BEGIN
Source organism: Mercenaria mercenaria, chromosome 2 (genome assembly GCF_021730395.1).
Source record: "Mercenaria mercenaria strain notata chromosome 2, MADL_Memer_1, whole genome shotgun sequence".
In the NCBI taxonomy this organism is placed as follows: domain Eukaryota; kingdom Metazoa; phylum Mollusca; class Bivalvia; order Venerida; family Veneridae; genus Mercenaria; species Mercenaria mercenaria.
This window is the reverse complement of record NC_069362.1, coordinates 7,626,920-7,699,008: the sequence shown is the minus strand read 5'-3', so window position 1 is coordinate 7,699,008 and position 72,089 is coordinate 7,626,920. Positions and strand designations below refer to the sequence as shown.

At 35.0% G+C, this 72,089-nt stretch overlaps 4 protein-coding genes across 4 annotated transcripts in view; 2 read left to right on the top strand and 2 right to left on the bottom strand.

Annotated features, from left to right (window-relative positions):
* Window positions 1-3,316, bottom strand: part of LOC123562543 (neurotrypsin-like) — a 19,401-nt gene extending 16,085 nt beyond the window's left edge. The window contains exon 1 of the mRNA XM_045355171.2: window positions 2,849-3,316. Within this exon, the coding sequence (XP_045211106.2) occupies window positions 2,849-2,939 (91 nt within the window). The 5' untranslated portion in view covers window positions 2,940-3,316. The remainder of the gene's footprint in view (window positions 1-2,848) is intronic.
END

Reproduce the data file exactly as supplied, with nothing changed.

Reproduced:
Source organism: Mercenaria mercenaria, chromosome 2 (genome assembly GCF_021730395.1).
Source record: "Mercenaria mercenaria strain notata chromosome 2, MADL_Memer_1, whole genome shotgun sequence".
In the NCBI taxonomy this organism is placed as follows: domain Eukaryota; kingdom Metazoa; phylum Mollusca; class Bivalvia; order Venerida; family Veneridae; genus Mercenaria; species Mercenaria mercenaria.
This window is the reverse complement of record NC_069362.1, coordinates 7,626,920-7,699,008: the sequence shown is the minus strand read 5'-3', so window position 1 is coordinate 7,699,008 and position 72,089 is coordinate 7,626,920. Positions and strand designations below refer to the sequence as shown.

At 35.0% G+C, this 72,089-nt stretch overlaps 4 protein-coding genes across 4 annotated transcripts in view; 2 read left to right on the top strand and 2 right to left on the bottom strand.

Annotated features, from left to right (window-relative positions):
* Window positions 1-3,316, bottom strand: part of LOC123562543 (neurotrypsin-like) — a 19,401-nt gene extending 16,085 nt beyond the window's left edge. The window contains exon 1 of the mRNA XM_045355171.2: window positions 2,849-3,316. Within this exon, the coding sequence (XP_045211106.2) occupies window positions 2,849-2,939 (91 nt within the window). The 5' untranslated portion in view covers window positions 2,940-3,316. The remainder of the gene's footprint in view (window positions 1-2,848) is intronic.